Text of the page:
The role of serum N-terminal pro-B-type natriuretic factor as a predictive marker for trastuzumab induced cardiotoxicity
Finish Year: 2010
Chief Investigator: Dr Jane Beith
Institution: Royal Prince Alfred Hospital
reast cancer is the most common cancer in women. Fortunately, with better diagnosis and treatment, the survival is improving. This therefore makes it imperative to ensure women tolerate and are able to receive all therapy that will maximise their survival. The newest drug which doubles disease free survival in women with HER2 positive breast cancer is trastuzumab (Herceptin). This is given to women every three weeks for 12 months. This is tolerated well, except its main side effect is that it can cause the heart not to function properly. Up to 20% of women have to stop this life saving treatment early because of heart damage. Women receiving Herceptin have to under go a scan of their heart every 3 months to monitor for heart damage.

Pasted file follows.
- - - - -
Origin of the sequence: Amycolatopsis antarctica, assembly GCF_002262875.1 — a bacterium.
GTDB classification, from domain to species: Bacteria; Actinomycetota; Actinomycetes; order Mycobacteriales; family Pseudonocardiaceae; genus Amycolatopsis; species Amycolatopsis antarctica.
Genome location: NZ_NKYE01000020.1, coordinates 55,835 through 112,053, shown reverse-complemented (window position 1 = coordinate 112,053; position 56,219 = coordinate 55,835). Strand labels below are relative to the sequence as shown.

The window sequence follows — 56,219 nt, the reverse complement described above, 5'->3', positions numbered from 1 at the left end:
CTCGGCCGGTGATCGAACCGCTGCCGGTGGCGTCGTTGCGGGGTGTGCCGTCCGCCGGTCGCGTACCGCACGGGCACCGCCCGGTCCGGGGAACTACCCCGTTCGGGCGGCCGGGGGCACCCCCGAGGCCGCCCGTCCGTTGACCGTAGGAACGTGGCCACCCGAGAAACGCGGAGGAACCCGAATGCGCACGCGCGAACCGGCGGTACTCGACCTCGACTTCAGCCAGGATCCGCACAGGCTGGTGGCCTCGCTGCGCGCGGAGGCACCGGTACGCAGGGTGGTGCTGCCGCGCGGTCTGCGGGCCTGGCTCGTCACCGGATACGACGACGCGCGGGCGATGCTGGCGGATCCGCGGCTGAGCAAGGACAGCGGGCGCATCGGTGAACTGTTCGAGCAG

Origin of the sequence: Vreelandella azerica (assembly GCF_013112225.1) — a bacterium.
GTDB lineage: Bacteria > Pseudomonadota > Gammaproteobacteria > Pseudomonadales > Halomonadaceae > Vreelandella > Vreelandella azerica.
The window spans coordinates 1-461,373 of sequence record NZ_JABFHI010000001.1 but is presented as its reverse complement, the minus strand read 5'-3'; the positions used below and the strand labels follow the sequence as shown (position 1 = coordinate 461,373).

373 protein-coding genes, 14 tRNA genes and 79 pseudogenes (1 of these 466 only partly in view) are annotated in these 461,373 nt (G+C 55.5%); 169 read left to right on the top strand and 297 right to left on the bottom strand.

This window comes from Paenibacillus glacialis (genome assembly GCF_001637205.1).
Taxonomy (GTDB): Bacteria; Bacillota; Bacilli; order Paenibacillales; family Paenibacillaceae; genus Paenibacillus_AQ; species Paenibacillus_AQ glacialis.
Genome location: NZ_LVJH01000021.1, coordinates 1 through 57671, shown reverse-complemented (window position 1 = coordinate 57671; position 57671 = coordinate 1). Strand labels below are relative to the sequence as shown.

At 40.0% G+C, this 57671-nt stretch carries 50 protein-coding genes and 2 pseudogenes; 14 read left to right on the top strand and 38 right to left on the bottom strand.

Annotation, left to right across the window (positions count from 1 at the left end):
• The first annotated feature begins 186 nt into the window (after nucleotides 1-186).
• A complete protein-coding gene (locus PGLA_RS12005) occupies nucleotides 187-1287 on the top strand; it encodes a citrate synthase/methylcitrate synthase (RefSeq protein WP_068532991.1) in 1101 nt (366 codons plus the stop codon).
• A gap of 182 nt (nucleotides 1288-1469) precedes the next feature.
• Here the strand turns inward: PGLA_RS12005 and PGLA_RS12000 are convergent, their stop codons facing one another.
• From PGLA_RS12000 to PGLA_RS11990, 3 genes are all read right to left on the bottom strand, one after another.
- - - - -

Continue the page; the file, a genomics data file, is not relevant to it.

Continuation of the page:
This study will assess whether a simple blood test may pick up the heart dysfunction and firstly save women from undergoing invasive scans. Also the blood test has the potential to pick up heart damage earlier than the scan and this may then lead to a study of using a cardio-protective agent to stop substantial heart damage and enable women to receive a complete course of Herceptin.